KANSAS CITY — Instead of shirking from the pressure-causing favorite's label draped around his team, Kansas State coach Frank Martin is wearing it proudly.
"It's flattering. I'm telling you, the biggest compliment you can be paid is when your peers, the people you compete against, respect what you do," Martin said Thursday at Big 12 media day.
The Wildcats return only two starters from last year's team that won a school-record 29 games and advanced to an NCAA regional final for the first time since 1988. But they include senior guard Jacob Pullen, the coaches' preseason pick for Big 12 player of the year. And also on hand are a number of experienced reserves who've seen plenty of action as Martin has taken the program from doormat to contender.
"You don't get picked preseason No. 1 by the coaches in this league because they like you," Martin said. "Or because you're a nice guy. No, sir. You get picked No. 1 in this league because the coaches respect your players and how they play the game."
It's obvious the fourth-year coach and his program have earned respect.
"What isn't there to like?" said Texas A&M coach Mark Turgeon. "They've got great guard play, they've got unbelievable depth inside. And Frank's proven he can flat-out coach. I do think they're the preseason favorite. But that doesn't mean we can't win it, or Kansas can't win it, or Texas or Baylor. There are a lot of teams that can win the league this year."
The Jayhawks lost two NBA lottery picks as well as team leader Sherron Collins, but were picked second in the league they've won six seasons in a row.
The Jayhawks return the Morris twins, Marcus and Markieff, as well as guard Tyshawn Taylor and forward Mario Little, who redshirted last year. They also could add point guard Josh Selby, the overall No. 1 prospect as rated by Rivals.com.
Coach Bill Self said he's confident Selby will eventually be cleared by the NCAA, which is looking into his eligibility.
"I'm still confident that he'll be in uniform," Self said. "I hope that to be the case. He is a terrific talent and he wants to be in school and he is doing great in school."
Raising a few eyebrows was the news that Kansas has about 400-500 reserved season tickets atill available at Allen Fieldhouse, a college basketball shrine that has been sold out every game since 2001-02. A ticket scam that is still under federal investigation and a struggling economy have combined to hold down early sales.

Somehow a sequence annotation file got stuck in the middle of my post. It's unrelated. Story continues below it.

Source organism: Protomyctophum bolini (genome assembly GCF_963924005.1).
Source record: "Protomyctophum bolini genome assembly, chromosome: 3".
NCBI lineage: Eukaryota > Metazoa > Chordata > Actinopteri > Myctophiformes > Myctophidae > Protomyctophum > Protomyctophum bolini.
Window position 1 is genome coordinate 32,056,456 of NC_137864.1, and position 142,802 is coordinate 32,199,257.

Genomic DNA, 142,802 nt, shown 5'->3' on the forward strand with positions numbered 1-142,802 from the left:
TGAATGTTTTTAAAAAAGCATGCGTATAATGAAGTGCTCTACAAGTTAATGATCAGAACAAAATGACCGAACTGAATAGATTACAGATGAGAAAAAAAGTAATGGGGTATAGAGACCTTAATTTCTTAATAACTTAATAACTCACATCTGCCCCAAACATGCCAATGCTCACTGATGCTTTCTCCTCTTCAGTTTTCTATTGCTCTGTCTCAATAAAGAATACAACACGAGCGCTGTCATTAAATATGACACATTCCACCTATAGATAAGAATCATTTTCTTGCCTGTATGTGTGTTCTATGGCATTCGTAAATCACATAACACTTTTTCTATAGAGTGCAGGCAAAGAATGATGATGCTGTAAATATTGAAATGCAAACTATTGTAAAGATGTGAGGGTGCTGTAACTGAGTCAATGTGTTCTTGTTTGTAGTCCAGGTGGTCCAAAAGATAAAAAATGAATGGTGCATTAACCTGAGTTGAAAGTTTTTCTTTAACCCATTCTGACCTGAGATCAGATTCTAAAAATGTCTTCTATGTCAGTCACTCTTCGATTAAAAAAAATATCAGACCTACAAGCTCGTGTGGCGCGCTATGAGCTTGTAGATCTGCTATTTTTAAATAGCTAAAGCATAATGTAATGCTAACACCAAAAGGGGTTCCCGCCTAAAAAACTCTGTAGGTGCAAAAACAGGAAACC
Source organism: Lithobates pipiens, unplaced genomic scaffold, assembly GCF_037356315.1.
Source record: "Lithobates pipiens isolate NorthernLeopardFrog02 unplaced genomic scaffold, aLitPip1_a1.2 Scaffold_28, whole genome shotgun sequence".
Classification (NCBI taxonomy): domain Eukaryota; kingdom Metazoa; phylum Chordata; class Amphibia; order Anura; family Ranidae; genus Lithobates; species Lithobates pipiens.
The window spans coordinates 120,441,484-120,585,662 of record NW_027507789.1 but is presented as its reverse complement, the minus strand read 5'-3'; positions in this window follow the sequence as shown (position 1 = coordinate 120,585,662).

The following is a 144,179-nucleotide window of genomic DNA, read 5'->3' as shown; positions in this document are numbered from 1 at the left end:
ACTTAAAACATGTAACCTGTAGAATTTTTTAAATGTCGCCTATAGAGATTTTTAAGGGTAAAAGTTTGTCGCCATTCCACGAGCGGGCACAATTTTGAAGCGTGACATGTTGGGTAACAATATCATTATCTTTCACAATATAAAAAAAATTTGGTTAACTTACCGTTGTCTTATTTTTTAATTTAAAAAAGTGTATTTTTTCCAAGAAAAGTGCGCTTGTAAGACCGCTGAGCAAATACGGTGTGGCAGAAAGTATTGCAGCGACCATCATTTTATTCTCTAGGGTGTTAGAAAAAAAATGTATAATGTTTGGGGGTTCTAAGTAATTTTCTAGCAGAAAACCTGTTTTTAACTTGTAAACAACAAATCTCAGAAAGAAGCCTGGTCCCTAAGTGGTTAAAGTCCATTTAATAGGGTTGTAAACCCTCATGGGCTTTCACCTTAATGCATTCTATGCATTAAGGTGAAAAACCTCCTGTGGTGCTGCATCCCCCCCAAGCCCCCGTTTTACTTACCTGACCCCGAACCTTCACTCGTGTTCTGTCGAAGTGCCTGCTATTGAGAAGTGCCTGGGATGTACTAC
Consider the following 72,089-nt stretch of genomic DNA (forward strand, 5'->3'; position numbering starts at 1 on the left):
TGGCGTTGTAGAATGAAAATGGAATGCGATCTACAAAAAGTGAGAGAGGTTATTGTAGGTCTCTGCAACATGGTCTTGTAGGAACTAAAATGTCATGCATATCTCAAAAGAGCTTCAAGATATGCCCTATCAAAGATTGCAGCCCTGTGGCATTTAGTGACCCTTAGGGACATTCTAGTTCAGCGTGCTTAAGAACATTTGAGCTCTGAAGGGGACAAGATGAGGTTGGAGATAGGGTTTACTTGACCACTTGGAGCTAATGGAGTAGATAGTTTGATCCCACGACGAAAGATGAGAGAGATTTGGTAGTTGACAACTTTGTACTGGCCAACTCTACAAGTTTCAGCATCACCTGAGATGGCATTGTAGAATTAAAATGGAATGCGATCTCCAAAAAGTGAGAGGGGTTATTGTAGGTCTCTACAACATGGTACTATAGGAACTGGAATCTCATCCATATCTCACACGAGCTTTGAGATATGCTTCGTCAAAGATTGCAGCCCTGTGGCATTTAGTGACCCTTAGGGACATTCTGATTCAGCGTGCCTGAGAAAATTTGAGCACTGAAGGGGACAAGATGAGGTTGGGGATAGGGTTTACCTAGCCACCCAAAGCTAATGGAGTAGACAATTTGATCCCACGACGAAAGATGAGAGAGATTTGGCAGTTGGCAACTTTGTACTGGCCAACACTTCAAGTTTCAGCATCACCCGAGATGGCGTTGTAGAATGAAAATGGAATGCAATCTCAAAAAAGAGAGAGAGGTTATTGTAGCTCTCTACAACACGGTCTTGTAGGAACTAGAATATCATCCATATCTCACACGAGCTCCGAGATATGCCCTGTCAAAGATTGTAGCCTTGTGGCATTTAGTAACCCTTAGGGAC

Self is confident every one of the 16,300 seats in the tradition-rich, 55-year-old facility will be occupied.
The coaches picked Texas Tech seventh. And Pat Knight, 37-42 since moving up as an assistant and replacing his famous father as head coach, admits his job could be on the line.
The way he praises his team's potential, maybe it should be.
"It's going to be the best team I've had," Knight said. "I think it could be one of the better teams we've had in my 10 years there. Six seniors. I couldn't ask for a better situation as a coach."
Knight, who spent seven years as a assistant under his father, seems to relish the pressure.
"I know this being my third year, to me, it's a 'get an extension or get fired' year," he said. "We really have everything we need right now to be successful."
Two teams, Nebraska and Colorado, will be making their final trip around the Big 12 before heading out to the Pac-12 (Colorado) and Big Ten (Nebraska).
So what kind of reception is Nebraska coach Doc Sadler expecting when he last visits Kansas, Kansas State, Iowa State and Missouri — schools the Huskers have had an association with for around 100 years but rejected for a richer and, Nebraska says, more prestigeous league?
"Usually when a coach retires they give him nice gifts. So I would expect to get a nice gift everywhere we go," Sadler deadpanned. "If not, then maybe they're just going to give us a win."
Baylor will be good again, especially if star guard LaceDarius Dunn returns from a suspension tied to a domestic assault allegation. Texas, as usual, has re-armed with some outstanding newcomers. The Longhorns will be working with two freshmen — 6-3 point guard Cory Joseph and 6-8 power forward Tristan Thompson — who were ranked in the top 10 or higher by just about every recruiting service.
"You ask anyone in our program, coaches or players, and the first thing they will tell you is their work ethic," coach Rick Barnes said. "They're two guys who are in the gym first and they are the last to leave every day. They've done that since they walked on campus."
There are also two new coaches, Colorado's Tad Boyle and Iowa State's Fred Hoiberg, whose Cyclones find themsleves at the bottom of the preseason predictions by the coaches.
"We're picked last by every coach in the conference, and we put that on the board," said Hoiberg, a native of Ames, Iowa, who starred for the Cyclones from 1991-95. "They're going to go out and play with a chip on their shoulder and try to prove some people wrong."
Barnes, the dean of Big 12 coaches, doesn't care who's expected to finish first, last or in the middle. He sees the league getting stronger and stronger, especially next year when the traditionally weak Colorado and Nebraska programs leave and the remaining 10 begin a round-robin schedule.
"Over the time I have been in the league now, this is my 13th year, I have watched this league grow," Barnes said. "I have watched programs grow. In my opinion, I think it will be the best basketball league in America."